Last updated February 3, 2013.
What we've already done
Here is what the Views in Drupal Core initiative has completed to date:
- Initial port of Views and dependencies to Drupal 8.
- Over 300 existing handlers, plugins, tests, and other objects converted to PSR-0 and reorganized.
- Resolved all CTools dependencies.
- 230+ handlers and plugins converted to the new core plugin architecture with annotations.
- Request handling converted to the HTTP Kernel.
- Updated to the new Cache API.
- Converted default views to YAML for the configuration system.
- Converted to a new View storage class (extending configurable entities) for loading all View objects.
- Improved the View object's architecture by refactoring its components into the View and ViewExecutable classes.
- Updated, simplified, and modernized all CSS.
- Refactored the Views administrative listing user interface.
- Significant basic code cleanup and refactoring.
- Views merged into core, Oct. 22, 2012.
- Moved core module-specific Views integrations into their respective modules.
- Added Views and Views UI to the standard profile.
- Improved test coverage.
- Conducted a usability study and identified actionable UX issues.
- Coordinated basic accessibility testing on the Views UI (Core accessibility gate).
- Profiled the main core node listing as a view to explore performance considerations.
- Added bulk actions integration.
- Added core token support.
- Made the administrative UI responsive.
- Added support for REST and data serialization.
- Added core autocomplete support.
- Added numerous small usability improvements.
- Added a "clone as" feature (to clone a page display into a block display, etc.)
What we still need to do
Our remaining tasks are sorted into three phases, based on what needs to be completed before feature completion, before code freeze, and before release. (For more details on the Drupal 8 timeline, see Dries' blog post.)
During feature freeze (Dec. 1, 2012 to Feb. 18, 2013)
Drupal 8 is now in its feature freeze phase, when features already in development must be completed. We have until Feb. 18, 2013 to complete the Drupal 8 Views feature set. We have already added several new features for Drupal 8 (see above), and our last remaining new feature is.
In the weeks that remain until feature freeze, we will begin converting core listings to Views, add administrative Views, reintroduce core data integrations, and work to resolve architectural issues in other systems that affect Views (Plugins, Blocks, the Configuration System, etc.).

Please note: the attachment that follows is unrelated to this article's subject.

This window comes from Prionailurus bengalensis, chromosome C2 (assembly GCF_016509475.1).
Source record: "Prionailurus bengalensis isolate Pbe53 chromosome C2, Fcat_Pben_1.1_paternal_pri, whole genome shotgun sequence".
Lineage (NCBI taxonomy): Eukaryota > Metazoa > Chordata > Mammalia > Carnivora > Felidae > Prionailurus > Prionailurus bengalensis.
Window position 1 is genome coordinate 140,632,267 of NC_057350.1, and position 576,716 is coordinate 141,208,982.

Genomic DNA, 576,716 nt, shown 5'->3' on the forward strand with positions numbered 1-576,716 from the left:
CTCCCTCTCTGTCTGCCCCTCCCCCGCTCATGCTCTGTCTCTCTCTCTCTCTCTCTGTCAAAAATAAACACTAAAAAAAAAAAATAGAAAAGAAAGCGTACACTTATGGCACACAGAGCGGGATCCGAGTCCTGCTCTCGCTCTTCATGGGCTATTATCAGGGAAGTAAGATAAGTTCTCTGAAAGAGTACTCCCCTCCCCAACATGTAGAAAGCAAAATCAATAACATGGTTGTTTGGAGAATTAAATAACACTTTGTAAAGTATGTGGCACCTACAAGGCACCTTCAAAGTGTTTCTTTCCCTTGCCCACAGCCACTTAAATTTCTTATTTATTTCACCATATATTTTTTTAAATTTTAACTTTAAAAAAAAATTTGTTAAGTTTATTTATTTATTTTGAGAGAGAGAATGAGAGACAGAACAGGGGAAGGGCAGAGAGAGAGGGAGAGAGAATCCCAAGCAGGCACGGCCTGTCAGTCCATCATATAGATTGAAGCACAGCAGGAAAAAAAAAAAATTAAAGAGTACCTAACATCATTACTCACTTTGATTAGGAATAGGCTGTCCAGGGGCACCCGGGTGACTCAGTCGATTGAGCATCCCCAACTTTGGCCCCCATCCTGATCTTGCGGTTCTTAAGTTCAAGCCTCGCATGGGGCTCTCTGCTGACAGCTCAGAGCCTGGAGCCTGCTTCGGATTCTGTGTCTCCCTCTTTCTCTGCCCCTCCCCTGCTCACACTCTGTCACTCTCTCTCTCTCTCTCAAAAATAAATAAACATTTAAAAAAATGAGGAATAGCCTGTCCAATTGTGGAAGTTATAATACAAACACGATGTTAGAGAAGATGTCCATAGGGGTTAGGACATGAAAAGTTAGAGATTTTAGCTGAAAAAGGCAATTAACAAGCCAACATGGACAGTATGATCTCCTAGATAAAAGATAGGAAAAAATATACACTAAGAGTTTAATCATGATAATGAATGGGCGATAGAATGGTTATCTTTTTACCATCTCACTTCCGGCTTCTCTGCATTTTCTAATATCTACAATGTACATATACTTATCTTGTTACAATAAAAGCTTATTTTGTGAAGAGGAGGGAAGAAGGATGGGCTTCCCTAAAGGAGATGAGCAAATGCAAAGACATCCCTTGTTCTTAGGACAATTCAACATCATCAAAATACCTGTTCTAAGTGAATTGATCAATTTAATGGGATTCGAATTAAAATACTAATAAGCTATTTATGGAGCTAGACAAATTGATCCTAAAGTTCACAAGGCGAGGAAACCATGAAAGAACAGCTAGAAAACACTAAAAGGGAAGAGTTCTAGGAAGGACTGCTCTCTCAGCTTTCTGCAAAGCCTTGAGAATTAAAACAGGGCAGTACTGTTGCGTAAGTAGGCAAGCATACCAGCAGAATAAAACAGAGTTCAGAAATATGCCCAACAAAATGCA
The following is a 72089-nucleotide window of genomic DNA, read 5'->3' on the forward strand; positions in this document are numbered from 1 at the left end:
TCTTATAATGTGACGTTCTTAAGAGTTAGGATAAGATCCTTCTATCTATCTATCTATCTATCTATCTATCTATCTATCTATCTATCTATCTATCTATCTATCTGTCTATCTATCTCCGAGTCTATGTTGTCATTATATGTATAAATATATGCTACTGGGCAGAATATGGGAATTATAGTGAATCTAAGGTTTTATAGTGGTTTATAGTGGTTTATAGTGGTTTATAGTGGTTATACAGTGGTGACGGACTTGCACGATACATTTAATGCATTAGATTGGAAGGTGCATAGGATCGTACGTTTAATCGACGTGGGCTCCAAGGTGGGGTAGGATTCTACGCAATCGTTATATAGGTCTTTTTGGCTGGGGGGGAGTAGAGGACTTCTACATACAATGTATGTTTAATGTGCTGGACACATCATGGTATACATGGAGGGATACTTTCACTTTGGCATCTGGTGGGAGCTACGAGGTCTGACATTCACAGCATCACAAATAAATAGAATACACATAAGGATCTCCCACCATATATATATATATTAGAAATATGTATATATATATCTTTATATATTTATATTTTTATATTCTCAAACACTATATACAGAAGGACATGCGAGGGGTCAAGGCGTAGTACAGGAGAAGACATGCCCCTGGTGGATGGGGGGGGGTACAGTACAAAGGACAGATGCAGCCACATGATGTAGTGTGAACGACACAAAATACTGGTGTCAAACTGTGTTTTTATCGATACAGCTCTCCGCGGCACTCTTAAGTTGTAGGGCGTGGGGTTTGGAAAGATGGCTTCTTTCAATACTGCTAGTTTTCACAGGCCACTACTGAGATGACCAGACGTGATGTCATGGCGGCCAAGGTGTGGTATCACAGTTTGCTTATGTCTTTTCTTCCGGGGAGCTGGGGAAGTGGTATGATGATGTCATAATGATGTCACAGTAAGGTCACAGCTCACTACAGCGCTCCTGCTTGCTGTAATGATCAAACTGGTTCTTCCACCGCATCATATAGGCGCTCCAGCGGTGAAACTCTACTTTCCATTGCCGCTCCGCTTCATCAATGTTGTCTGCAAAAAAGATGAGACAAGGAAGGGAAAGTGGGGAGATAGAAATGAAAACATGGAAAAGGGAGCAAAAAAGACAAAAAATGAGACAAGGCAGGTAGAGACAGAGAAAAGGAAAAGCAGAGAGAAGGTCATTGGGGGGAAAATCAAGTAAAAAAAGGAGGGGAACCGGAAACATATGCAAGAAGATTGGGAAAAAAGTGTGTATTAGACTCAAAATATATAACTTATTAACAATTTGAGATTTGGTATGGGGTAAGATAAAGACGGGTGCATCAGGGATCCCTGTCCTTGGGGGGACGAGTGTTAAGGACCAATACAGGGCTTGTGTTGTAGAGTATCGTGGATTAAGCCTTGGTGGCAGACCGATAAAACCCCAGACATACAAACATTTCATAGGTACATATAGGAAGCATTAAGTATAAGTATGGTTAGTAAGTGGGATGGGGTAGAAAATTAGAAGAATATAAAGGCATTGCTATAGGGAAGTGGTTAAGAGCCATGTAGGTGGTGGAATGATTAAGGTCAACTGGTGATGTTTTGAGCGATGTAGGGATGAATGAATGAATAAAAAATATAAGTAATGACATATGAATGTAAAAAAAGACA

Before code freeze (July. 1, 2013)
July 1, 2013, is the beginning of code freeze for Drupal 8. Before code freeze, the core Views API needs to be stabilized and all major refactorings should be completed. Between Feb. 18 and July. 1, we will focus on cleaning up the Views API to core standards, improving Views' architecture, migrating core listings to Views, and integrating Views with core modules and subsystems:
- Convert remaining core listings to Views.
- Complete data integrations for remaining core modules.
- Convert class and method names to core standards.
- Explore further integrations with other new core features (e.g., the Field and Entity APIs, Blocks and Layouts, other core query builders, etc.), potentially including:
- . (Dependent on the Entity Property API.)
- Convert the query plugin to load entities after queries are executed. (Dependent on the updated Entity API.)
- Ensure Views properly implements core multilingual functionality. (Dependent on the Multilingual Initiative.)
- Integrate Views' display architecture with new Drupal 8 blocks and layouts functionality. (Dependent on the Blocks and Layouts Initiative.)
- Test the deployment workflow for Views using the configuration system. (Dependent on the Configuration Management Initiative.)
- Convert all storage and export functionality to core APIs, and reintroduce view "revert" functionality once CMI supports it.
- Resolve usability and accessibility issues.
- Additional cleanup and refactoring.
Before release (Drupal 8.0)
During code freeze, core APIs need to remain stable so that site builders and contributed module developers can begin testing. (This is one of the greatest advantages of having Views in core, because hundreds of contributed modules rely on the Views API.) The goal during this phase will be to make Views (and the rest of core) ready for production release. After July 1, we will focus on the upgrade path, non-API cleanups, bugfixes, QA, performance, and documentation:
- Provide complete upgrade path from Views 7.x-3.x to core Views.
- Provide full functional and unit test coverage.
- Provide full API documentation.
- Move the old advanced help documentation onto Drupal.org and update it for the new architecture.
- Identify and address remaining performance concerns.